In short: the pinpoint accuracy, affordable infrastructure and operating costs, and the ability to get monitoring data (temperature, vibration, motion, etc.) in addition to location all make BLE the right selection for asset tracking.
How are solutions providers designing Asset Track- ing solutions leveraging BLE? Below are three ways BLE data can be used to determine the location of an asset.
Solution providers use fingerprinting algorithms in deployments where quick location identification
is paramount. In a fingerprinting setup, multiple Bluetooth gateways are set to “listen” for a beacon. When a beacon sends a signal out, each gateway that can hear it reports an individual signal strength.
A nearby beacon may report a -65 dBm or -70 dBm result, while a gateway located farther away will report a -90 dBm result.
By gathering all these results and processing them with a location engine, which compares those signal strengths from a list it used during a training session. The training session allows for defined zones – be they conference rooms in offices, patient rooms in a healthcare facility, or a location within a warehouse. The setup allows for zones to be set at a level of precision where tools can be tracked to specific toolboxes.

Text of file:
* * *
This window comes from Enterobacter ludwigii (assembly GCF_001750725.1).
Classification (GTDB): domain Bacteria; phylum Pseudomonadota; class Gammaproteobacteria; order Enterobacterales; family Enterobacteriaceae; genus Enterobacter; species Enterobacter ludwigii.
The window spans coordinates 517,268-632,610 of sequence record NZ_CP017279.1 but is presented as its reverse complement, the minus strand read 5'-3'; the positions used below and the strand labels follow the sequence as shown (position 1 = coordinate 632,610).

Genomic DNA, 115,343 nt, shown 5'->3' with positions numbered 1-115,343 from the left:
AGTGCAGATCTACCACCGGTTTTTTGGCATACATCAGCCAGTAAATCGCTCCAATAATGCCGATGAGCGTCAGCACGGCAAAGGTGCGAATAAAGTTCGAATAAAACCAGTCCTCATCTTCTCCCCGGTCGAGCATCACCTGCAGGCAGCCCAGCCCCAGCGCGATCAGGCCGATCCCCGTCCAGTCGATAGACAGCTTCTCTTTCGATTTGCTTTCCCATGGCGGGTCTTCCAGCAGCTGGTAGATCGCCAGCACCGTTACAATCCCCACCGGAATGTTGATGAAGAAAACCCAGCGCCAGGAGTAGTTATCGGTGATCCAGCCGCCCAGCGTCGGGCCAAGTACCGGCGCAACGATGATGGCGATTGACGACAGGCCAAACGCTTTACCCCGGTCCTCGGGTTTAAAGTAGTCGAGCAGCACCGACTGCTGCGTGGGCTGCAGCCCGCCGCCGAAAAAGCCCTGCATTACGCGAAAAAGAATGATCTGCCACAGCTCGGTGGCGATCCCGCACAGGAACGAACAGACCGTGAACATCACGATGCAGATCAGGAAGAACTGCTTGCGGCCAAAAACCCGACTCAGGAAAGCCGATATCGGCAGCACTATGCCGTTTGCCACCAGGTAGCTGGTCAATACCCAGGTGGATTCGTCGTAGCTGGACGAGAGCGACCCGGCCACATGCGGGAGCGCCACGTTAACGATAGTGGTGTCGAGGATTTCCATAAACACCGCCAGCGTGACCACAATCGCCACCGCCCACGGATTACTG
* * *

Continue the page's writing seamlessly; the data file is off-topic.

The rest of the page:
While fingerprinting is excellent for locating items within a facility, there are some drawbacks that mean it isn’t an obvious solution for all applications. Fingerprinting does not deliver an X, Y location result. A typical result from fingerprinting looks something like “Tag 1 is located in Region A” or “Wheelchair 42 is located in Room 23.”
Fingerprinting also requires multiple gateways for the system to work effectively – the more gateways, the more accurate a result. That said, there is no required pattern, exact location requirement, or layout that must be used in setup of the gateways. They can be deployed very quickly and more easily fit into your facility’s layout.
Finally, the system must be trained for every region you want to define. Machine learning through an algorithm must be used for each location, and thus the computation time is directly affected by the number of regions that need to be defined.